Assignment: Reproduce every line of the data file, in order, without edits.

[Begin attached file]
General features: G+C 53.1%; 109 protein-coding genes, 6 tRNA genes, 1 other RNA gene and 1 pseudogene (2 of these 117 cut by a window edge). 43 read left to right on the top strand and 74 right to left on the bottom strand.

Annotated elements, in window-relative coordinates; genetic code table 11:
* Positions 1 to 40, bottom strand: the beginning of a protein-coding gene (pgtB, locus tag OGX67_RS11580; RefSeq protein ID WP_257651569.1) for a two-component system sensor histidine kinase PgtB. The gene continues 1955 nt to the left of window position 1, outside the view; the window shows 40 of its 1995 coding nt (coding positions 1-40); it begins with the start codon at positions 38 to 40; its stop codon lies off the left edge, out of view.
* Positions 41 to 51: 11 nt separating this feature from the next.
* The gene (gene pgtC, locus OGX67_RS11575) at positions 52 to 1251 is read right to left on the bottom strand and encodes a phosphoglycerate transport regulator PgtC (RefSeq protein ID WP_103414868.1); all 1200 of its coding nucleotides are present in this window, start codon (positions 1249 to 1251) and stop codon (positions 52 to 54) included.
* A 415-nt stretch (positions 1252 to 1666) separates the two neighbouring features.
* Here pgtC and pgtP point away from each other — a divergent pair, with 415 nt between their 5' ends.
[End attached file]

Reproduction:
General features: G+C 53.1%; 109 protein-coding genes, 6 tRNA genes, 1 other RNA gene and 1 pseudogene (2 of these 117 cut by a window edge). 43 read left to right on the top strand and 74 right to left on the bottom strand.

Annotated elements, in window-relative coordinates; genetic code table 11:
* Positions 1 to 40, bottom strand: the beginning of a protein-coding gene (pgtB, locus tag OGX67_RS11580; RefSeq protein ID WP_257651569.1) for a two-component system sensor histidine kinase PgtB. The gene continues 1955 nt to the left of window position 1, outside the view; the window shows 40 of its 1995 coding nt (coding positions 1-40); it begins with the start codon at positions 38 to 40; its stop codon lies off the left edge, out of view.
* Positions 41 to 51: 11 nt separating this feature from the next.
* The gene (gene pgtC, locus OGX67_RS11575) at positions 52 to 1251 is read right to left on the bottom strand and encodes a phosphoglycerate transport regulator PgtC (RefSeq protein ID WP_103414868.1); all 1200 of its coding nucleotides are present in this window, start codon (positions 1249 to 1251) and stop codon (positions 52 to 54) included.
* A 415-nt stretch (positions 1252 to 1666) separates the two neighbouring features.
* Here pgtC and pgtP point away from each other — a divergent pair, with 415 nt between their 5' ends.